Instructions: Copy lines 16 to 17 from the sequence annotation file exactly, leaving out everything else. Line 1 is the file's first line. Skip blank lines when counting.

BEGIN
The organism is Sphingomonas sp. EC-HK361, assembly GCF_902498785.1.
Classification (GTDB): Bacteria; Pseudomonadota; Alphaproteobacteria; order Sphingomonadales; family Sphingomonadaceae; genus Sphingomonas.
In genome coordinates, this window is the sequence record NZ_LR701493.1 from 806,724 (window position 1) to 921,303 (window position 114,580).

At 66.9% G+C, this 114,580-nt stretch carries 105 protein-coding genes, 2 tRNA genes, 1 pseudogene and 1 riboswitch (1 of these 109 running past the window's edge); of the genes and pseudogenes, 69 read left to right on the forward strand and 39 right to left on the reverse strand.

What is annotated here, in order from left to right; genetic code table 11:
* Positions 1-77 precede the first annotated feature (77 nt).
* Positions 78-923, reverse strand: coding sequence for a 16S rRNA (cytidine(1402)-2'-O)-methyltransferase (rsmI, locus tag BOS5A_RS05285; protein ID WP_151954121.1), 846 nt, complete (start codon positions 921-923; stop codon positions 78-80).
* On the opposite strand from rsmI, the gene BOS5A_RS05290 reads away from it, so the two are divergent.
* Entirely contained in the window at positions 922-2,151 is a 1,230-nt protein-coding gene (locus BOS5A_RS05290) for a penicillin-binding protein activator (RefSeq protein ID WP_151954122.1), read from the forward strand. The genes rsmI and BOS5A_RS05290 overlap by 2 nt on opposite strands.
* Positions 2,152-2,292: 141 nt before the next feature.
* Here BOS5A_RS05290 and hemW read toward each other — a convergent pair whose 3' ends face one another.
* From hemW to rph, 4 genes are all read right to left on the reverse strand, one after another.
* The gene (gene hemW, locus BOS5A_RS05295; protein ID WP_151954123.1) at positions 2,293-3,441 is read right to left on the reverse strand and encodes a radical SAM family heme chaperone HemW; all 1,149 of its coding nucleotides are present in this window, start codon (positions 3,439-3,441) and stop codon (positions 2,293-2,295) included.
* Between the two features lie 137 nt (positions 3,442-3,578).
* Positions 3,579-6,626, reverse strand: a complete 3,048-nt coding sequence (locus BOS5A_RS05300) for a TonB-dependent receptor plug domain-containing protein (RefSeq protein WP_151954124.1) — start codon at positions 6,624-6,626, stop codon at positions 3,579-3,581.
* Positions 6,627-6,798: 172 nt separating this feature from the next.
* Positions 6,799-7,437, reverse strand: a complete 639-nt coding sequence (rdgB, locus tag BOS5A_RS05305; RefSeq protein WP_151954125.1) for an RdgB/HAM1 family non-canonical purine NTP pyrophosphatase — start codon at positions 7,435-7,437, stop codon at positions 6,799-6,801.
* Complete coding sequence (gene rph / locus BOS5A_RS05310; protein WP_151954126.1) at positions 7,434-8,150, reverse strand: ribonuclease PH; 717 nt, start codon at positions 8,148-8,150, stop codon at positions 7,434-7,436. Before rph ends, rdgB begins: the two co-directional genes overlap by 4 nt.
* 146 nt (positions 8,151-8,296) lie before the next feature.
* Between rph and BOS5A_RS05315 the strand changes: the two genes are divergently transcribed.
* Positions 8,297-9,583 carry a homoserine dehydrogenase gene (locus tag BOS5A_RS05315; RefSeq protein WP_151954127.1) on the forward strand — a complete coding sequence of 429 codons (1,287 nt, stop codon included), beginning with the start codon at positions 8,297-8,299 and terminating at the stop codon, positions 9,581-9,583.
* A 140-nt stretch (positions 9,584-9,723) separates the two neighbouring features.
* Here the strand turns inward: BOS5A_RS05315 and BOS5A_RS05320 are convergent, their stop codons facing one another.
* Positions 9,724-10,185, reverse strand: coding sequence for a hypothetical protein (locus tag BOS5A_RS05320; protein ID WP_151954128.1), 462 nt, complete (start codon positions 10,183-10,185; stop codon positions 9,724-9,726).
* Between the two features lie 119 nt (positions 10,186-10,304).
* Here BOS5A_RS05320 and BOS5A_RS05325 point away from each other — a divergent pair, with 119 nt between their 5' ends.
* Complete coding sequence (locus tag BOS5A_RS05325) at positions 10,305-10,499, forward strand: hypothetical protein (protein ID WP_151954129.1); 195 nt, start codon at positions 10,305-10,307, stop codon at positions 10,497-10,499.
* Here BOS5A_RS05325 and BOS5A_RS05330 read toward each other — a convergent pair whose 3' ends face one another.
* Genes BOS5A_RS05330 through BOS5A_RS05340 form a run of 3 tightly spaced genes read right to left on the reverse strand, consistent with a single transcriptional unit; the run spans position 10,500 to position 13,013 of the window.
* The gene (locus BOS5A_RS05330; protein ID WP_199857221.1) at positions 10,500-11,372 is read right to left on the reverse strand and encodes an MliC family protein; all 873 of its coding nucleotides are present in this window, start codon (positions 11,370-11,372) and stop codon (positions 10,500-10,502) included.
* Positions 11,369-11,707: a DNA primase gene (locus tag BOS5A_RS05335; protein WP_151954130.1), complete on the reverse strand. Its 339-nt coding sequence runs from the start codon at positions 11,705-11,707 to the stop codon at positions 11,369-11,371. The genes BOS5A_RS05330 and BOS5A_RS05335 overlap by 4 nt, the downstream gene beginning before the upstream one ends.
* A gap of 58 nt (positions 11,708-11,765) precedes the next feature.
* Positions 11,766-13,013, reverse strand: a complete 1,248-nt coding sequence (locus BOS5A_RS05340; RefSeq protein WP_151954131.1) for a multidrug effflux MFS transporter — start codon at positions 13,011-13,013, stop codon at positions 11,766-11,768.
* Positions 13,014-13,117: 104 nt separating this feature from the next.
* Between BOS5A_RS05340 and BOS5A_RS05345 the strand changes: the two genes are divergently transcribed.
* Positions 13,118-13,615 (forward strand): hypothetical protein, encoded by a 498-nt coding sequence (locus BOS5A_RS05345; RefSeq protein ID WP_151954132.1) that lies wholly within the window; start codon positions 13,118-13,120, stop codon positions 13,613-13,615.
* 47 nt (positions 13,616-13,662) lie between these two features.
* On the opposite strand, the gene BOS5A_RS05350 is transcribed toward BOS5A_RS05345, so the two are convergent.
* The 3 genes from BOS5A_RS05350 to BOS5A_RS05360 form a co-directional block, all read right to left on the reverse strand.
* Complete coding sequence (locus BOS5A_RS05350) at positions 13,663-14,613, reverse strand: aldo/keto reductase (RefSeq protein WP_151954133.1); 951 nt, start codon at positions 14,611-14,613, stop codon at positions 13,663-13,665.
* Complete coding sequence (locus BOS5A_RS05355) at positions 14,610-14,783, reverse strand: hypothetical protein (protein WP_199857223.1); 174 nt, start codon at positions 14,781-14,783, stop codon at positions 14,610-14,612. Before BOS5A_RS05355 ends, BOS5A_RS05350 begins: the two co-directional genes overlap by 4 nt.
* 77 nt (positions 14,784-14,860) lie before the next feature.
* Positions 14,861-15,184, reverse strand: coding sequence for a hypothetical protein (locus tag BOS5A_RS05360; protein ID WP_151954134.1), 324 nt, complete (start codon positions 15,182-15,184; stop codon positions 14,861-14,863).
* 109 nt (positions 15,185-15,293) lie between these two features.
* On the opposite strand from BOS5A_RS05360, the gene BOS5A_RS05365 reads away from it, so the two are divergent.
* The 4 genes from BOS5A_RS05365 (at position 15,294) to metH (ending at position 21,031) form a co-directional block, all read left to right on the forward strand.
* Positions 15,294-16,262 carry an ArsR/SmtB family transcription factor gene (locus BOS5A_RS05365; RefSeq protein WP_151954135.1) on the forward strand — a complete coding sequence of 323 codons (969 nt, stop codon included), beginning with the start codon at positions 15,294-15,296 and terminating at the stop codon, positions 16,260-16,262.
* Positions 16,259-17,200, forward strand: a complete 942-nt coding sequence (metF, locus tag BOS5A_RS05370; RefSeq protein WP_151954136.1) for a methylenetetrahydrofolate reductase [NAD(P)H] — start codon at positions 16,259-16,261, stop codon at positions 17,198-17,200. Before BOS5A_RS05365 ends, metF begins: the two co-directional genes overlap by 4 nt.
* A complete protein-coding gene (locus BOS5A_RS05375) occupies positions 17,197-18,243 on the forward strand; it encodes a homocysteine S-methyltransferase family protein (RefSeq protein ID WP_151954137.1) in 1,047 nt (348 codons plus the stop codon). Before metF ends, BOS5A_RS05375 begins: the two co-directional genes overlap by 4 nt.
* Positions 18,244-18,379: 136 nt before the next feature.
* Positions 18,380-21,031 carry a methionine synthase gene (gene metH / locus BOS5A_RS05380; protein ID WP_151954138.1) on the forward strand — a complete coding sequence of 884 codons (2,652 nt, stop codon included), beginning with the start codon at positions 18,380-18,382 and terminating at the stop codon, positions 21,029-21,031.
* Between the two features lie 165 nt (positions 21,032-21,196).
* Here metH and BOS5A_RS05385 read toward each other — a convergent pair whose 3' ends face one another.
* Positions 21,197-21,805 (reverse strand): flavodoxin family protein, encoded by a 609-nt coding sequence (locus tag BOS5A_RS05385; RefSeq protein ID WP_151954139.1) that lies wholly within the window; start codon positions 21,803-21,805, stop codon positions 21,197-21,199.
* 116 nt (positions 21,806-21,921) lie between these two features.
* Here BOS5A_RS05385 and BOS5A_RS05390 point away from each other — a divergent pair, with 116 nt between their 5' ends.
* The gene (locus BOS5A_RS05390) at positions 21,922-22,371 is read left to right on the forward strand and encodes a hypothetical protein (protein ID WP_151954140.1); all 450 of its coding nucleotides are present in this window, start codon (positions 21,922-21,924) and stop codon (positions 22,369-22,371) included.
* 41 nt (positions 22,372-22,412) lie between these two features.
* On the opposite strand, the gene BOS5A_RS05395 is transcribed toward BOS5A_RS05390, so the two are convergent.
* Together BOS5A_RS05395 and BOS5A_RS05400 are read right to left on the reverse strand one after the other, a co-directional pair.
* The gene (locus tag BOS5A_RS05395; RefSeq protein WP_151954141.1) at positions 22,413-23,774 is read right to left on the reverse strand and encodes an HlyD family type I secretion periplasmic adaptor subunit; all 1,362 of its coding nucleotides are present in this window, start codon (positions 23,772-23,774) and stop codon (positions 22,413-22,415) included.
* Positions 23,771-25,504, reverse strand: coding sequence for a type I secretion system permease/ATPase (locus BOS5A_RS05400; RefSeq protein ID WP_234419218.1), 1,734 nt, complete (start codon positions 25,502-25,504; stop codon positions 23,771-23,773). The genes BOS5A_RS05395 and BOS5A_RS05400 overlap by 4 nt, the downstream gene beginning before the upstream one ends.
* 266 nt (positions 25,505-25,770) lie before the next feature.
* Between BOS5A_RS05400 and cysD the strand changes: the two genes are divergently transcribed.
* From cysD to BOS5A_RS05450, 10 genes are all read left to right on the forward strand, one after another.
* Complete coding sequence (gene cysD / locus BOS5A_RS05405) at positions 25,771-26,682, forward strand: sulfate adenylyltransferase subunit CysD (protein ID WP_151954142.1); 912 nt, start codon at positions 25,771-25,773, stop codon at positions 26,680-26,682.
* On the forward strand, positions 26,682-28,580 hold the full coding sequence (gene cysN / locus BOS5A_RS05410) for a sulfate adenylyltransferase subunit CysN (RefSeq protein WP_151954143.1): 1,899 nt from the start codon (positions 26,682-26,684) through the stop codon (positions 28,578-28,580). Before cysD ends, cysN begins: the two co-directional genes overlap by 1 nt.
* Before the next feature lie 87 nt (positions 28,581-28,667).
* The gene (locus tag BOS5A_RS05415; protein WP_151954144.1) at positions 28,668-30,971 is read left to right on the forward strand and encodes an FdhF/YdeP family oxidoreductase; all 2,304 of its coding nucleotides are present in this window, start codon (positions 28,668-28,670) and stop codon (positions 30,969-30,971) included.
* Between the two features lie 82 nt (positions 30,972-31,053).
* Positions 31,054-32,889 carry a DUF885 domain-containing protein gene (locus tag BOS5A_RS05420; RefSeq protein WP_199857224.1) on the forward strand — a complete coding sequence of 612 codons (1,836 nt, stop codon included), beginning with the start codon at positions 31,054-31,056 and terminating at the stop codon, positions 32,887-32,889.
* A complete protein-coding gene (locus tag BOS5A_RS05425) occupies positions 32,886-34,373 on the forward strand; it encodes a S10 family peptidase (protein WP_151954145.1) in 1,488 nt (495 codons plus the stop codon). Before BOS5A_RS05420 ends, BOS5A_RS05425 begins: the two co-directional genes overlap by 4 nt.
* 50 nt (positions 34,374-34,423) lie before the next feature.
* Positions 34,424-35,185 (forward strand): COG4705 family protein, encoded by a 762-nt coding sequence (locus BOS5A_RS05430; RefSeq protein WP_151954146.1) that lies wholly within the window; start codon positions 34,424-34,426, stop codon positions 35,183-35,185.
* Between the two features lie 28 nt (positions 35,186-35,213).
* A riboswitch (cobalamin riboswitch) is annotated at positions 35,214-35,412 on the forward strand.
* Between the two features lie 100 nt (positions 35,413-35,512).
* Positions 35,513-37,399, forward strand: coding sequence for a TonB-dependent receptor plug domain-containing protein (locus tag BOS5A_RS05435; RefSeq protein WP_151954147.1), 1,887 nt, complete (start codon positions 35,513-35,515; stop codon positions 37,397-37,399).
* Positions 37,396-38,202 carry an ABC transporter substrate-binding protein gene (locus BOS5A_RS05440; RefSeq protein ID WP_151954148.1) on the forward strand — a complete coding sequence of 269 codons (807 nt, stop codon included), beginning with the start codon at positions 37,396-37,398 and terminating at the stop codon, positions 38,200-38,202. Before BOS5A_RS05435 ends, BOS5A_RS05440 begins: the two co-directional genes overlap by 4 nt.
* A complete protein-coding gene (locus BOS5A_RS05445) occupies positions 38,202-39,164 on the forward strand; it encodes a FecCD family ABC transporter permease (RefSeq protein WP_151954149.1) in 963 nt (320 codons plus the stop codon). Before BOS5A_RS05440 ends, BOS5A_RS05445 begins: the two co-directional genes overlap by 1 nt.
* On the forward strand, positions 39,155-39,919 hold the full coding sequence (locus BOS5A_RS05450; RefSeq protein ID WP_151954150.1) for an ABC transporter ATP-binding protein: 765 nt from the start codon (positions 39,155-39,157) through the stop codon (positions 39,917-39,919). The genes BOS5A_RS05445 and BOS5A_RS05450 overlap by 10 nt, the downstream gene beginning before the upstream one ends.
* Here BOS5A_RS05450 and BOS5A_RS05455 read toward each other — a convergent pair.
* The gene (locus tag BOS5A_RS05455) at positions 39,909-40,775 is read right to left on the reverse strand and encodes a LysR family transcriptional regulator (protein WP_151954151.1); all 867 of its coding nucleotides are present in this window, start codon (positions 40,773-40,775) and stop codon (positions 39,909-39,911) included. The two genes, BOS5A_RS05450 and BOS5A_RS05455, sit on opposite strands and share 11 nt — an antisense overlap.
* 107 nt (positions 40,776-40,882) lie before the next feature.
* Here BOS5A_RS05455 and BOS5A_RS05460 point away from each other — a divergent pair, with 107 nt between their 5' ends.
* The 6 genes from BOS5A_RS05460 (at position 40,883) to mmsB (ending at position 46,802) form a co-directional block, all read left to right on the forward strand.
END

* Positions 6,627-6,798: 172 nt separating this feature from the next.
* Positions 6,799-7,437, reverse strand: a complete 639-nt coding sequence (rdgB, locus tag BOS5A_RS05305; RefSeq protein WP_151954125.1) for an RdgB/HAM1 family non-canonical purine NTP pyrophosphatase — start codon at positions 7,435-7,437, stop codon at positions 6,799-6,801.